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Trevor Hellawell of ExL Practice Development

New opportunities for the legal profession – time to wake up?

Trevor Hellawell of ExL Practice Development

6
Jul

TC legislation 160617

The SRA have finalised their suggestions regarding the possible – less regulated – future of the legal profession.  In this article, Trevor Hellawell considers what this will mean for both individuals and firms.

First let me say that there is a lot of history behind the proposals and I, for one, predict many slips and trips before things settle down.

There are currently 9 different regulators governing our profession, and the banking model we set out upon in 2007 has itself undergone much revision in the intervening years. The morass of regulatory options is bewildering and even the LSB has proposed much simplification.

I believe that the SRA model offers intriguing possibilities which should go some way to meet the ‘unmet legal need’ that they talk about in their papers.

The Law Society is opposed to any watering down of the brand of solicitor, preferring instead to talk up the various protections offered to consumers by the current arrangements. What they fail to address is the harsh statistic that 90% of individuals and 73% of SME clients who have a legal problem do not consult a solicitor – because of the cost.

The Law Society’s protections are valuable – from education and training, through the PC fees, to PII and Compensation Fund recourse – but they are expensive and, for the most part, perceived to be unaffordable by clients.

I qualified in the early 1980s and have watched (with increasing levels of stress) the development of client care, increasing PC fees, the demolition of legal aid, the revolutions in conveyancing, the advent of Clementi and OFR, AML procedures, the onset of social media and the increasing cost and complexity of the provision of services to the public over the years.

To my mind, the source of the unmet legal need is the removal of Legal Aid (I recall ‘green form legal advice’ almost fondly) and the increasing disparity between the increasing cost of the law, and its increasing unaffordability by the general public.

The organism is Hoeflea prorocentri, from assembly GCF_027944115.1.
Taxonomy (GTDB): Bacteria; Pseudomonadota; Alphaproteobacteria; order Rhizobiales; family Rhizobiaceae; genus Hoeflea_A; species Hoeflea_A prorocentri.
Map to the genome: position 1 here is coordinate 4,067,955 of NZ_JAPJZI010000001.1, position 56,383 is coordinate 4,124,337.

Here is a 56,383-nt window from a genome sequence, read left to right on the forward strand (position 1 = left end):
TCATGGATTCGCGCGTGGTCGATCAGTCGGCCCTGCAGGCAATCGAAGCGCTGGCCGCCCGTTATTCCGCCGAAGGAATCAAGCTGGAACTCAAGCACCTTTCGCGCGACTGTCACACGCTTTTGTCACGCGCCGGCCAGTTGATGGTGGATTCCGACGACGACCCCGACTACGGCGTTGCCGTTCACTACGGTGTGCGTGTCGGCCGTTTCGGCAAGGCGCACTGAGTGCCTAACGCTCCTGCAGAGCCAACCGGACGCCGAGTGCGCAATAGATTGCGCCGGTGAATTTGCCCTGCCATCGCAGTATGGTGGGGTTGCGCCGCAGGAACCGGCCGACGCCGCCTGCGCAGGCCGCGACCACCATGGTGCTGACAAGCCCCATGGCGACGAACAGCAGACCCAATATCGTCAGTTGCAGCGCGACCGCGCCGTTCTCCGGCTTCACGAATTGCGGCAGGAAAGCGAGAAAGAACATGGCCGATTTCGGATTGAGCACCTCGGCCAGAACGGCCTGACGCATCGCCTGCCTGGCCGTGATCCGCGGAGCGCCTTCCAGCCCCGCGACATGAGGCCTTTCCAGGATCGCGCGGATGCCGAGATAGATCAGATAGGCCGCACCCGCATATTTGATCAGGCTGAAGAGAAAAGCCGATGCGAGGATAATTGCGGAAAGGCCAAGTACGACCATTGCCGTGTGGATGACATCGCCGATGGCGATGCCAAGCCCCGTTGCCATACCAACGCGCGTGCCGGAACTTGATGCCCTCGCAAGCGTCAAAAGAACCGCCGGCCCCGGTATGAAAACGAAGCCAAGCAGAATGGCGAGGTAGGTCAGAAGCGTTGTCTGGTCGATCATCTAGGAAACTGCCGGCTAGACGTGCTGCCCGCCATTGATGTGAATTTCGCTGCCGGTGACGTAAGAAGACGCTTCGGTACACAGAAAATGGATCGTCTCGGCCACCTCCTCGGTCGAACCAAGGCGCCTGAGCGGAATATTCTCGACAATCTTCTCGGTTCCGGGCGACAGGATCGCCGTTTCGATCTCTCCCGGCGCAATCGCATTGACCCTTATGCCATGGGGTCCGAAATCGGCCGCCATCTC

With all that in mind, I wonder whether the SRA’s suggestion offers some welcome opportunities for existing legal practices to reconfigure themselves in order to offer certain functions at a cheaper, no frills price. This would also meet, to some extent, the increasing pressure on the profession to be transparent over price.

The freedoms for firms to consider who should regulate them, and the freedom for qualified solicitors to choose where they work, do remove many of the regulatory impediments that I have been subject to all my career.

There are several possibilities:

1              No change

An SRA-regulated firm offering the full-range of legal services with PII, compensation Fund recourse, legal professional privilege and using the name ‘Solicitors’. This would, as now, serve the existing client-base, appealing in increasing ways to the e-market but offering the full service to those who can (and want) to afford it.

2              Change of regulator

Increasingly, law firms are opting to change the body which regulates them. This is possible only up to a point, of course, but many conveyancing practices are opting to be regulated by the Council for Licensed Conveyancers instead, as the lure of the solicitors’ title is not perceived to be that attractive, and a cheaper, leaner service is seen to be every bit as good in the majority of cases.

The LSB are monitoring such moves to establish the motivation behind them (lest the intention be to limit the clients’ protections) but the idea of competition between regulators so beloved of Clementi would seem to recognise that such ‘regulator-shopping’ is inevitable.

One wonders whether the choice of regulator need be as wide or as confusing as it currently is. There may be some scope for simplification as part of the review of the Legal Services Act.

3              Law firm, with subsidiaries

This is where, I feel, there is much to be considered. Let’s say that a law firm (with an already established name in the market-place) wanted to offer a cheap and cheerful legal service to the general public. It could do so through a suitably badged subsidiary – TH Solicitors LLP, and TH Legal Limited.